An op-ed in the NYTimes today...
So much for the cheap dollar's help for United States exports. Beginning May 1, American companies that sell paper, textiles, machinery and farm produce to Europe are due to be slapped with punitive tariffs of 15 percent. Companies that sell oysters, live swine and certain types of fish to Canada will also be hit. Ditto for those selling certain products to Brazil, Chile, India, South Korea and Mexico.
Altogether, the tariffs will cost American exporters up to $150 million this year, but that's just the beginning. That number could multiply by leaps and bounds next year, unless Congress backs off its quest to tilt the global playing field in favor of politically powerful domestic steel companies.
So why is this happening? Back in 2000, Congress allowed a fiery protectionist, Senator Robert Byrd, to push through a bill that handed the tariffs that the government imposes on foreign competitors for supposed "dumping" infractions over to the American companies that filed the complaints. The money used to go to the Treasury.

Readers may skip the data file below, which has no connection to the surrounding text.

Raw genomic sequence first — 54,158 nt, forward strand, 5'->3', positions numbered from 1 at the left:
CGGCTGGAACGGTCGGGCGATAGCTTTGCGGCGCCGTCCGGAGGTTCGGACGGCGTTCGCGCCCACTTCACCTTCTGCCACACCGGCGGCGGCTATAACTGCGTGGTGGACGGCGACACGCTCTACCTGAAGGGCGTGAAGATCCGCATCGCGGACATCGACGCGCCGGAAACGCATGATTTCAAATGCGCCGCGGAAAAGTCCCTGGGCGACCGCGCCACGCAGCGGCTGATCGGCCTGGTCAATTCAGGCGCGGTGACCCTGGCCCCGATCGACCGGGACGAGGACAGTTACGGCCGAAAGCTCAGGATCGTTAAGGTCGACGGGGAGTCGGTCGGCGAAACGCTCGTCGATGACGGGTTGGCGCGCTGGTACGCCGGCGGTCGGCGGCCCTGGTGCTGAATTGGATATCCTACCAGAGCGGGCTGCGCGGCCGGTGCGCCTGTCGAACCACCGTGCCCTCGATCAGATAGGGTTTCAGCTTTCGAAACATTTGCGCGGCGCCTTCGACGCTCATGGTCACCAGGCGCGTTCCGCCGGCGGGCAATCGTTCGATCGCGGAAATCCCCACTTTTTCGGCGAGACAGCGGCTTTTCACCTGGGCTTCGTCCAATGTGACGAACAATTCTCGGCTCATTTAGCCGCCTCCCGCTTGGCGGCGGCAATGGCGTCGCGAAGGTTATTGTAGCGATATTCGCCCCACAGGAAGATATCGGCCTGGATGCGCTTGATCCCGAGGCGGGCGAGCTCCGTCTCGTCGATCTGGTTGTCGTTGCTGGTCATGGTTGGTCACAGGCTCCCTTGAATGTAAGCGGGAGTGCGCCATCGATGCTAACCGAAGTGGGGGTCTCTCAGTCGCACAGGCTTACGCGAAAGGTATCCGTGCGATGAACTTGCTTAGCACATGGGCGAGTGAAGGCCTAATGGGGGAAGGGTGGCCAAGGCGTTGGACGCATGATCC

The law was meant to help American steel companies, which are always complaining that their foreign rivals dump their products in America by charging below-market prices. It was a dumb move. The dumping charges are often pretty dubious. Foreign countries have long, and correctly, argued that the American definition of dumping often just means charging any price below the price in America.
On the up-side, the article had a good title: "How to Hurt American Business."